Uncertainty principle
Foundational principle in quantum physics / From Wikipedia, the free encyclopedia
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In quantum mechanics, the uncertainty principle (also known as Heisenberg's uncertainty principle) is any of a variety of mathematical inequalities[1] asserting a fundamental limit to the accuracy with which the values for certain pairs of physical quantities of a particle, such as position, x, and momentum, p, can be predicted from initial conditions.
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$i\hbar {\frac {\partial }{\partial t}}\psi (t)\rangle ={\hat {H}}\psi (t)\rangle$ 
Equations 
Scientists

Such variable pairs are known as complementary variables or canonically conjugate variables; and, depending on interpretation, the uncertainty principle limits to what extent such conjugate properties maintain their approximate meaning, as the mathematical framework of quantum physics does not support the notion of simultaneously welldefined conjugate properties expressed by a single value. The uncertainty principle implies that it is in general not possible to predict the value of a quantity with arbitrary certainty, even if all initial conditions are specified.
Introduced first in 1927 by the German physicist Werner Heisenberg, the uncertainty principle states that the more precisely the position of some particle is determined, the less precisely its momentum can be predicted from initial conditions, and vice versa. In the published 1927 paper, Heisenberg originally concluded that the uncertainty principle was ΔpΔq ≈ h using the full Planck constant.[2][3][4][5] The formal inequality relating the standard deviation of position σ_{x} and the standard deviation of momentum σ_{p} was derived by Earle Hesse Kennard[6] later that year and by Hermann Weyl[7] in 1928:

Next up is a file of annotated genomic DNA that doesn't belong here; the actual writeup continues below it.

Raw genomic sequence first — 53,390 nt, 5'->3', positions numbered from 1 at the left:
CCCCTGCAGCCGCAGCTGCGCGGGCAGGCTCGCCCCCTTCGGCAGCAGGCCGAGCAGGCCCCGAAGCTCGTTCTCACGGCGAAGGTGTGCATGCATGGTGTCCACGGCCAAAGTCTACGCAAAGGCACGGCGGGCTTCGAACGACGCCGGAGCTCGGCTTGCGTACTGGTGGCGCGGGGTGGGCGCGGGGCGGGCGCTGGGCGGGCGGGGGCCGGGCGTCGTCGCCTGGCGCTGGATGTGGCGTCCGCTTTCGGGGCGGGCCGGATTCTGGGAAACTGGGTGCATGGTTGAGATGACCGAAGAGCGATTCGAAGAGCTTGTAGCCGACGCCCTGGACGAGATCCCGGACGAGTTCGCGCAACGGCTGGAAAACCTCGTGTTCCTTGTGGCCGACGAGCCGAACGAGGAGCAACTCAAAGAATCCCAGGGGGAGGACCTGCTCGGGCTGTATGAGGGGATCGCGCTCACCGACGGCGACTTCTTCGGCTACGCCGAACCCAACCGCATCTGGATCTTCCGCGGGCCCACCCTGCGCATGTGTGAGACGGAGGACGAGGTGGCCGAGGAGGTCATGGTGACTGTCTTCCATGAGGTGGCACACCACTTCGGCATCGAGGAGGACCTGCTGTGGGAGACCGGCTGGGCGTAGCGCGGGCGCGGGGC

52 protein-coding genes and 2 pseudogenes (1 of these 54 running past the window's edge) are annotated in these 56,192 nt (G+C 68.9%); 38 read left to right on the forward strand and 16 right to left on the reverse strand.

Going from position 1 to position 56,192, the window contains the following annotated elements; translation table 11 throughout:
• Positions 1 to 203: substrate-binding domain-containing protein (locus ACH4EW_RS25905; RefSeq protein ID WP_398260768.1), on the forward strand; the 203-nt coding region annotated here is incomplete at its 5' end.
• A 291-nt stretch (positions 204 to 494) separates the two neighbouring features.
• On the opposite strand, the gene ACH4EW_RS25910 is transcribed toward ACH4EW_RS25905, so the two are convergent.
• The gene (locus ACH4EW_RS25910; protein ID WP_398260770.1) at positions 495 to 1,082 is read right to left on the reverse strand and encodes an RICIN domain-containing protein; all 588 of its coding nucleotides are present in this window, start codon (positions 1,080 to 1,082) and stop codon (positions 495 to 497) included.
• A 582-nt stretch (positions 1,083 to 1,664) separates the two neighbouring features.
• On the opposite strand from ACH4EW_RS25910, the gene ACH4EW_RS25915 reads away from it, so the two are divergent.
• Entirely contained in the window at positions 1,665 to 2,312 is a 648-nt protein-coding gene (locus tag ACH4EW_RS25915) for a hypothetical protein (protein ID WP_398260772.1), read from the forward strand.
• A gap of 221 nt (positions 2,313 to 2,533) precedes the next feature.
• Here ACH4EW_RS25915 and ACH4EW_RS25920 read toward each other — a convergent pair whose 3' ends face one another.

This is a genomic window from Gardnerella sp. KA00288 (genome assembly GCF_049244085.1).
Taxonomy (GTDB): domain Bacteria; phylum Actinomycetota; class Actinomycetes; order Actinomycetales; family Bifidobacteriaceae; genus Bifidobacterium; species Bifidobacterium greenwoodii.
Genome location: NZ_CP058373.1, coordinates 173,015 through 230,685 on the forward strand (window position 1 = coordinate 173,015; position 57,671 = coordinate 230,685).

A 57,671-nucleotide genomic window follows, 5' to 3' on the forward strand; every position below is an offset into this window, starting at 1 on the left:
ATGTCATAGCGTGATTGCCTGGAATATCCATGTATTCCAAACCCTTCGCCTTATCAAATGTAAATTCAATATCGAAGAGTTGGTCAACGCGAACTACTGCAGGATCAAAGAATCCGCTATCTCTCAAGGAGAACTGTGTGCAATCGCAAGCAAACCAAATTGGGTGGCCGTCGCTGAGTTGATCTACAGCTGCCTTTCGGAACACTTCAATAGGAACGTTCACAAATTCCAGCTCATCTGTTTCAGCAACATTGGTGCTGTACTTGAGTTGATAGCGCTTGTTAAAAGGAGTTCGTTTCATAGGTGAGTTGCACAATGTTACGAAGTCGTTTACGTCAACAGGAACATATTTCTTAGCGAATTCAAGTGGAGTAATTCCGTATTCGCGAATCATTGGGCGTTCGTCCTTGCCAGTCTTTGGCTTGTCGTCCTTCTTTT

$\sigma _{x}\sigma _{p}\geq {\frac {\hbar }{2}}~~$
where ħ is the reduced Planck constant, ${\frac {h}{2\pi }}~~$.
Historically, the uncertainty principle has been confused[8][9] with a related effect in physics, called the observer effect, which notes that measurements of certain systems cannot be made without affecting the system, that is, without changing something in a system. Heisenberg utilized such an observer effect at the quantum level (see below) as a physical "explanation" of quantum uncertainty.[10] It has since become clearer, however, that the uncertainty principle is inherent in the properties of all wavelike systems,[11] and that it arises in quantum mechanics simply due to the matter wave nature of all quantum objects. Thus, the uncertainty principle actually states a fundamental property of quantum systems and is not a statement about the observational success of current technology.[12] Indeed the uncertainty principle has its roots in how we apply calculus to write the basic equations of mechanics. It must be emphasized that measurement does not mean only a process in which a physicistobserver takes part, but rather any interaction between classical and quantum objects regardless of any observer.[13]
Since the uncertainty principle is such a basic result in quantum mechanics, typical experiments in quantum mechanics routinely observe aspects of it. Certain experiments, however, may deliberately test a particular form of the uncertainty principle as part of their main research program. These include, for example, tests of number–phase uncertainty relations in superconducting[14] or quantum optics[15] systems. Applications dependent on the uncertainty principle for their operation include extremely lownoise technology such as that required in gravitational wave interferometers.[16]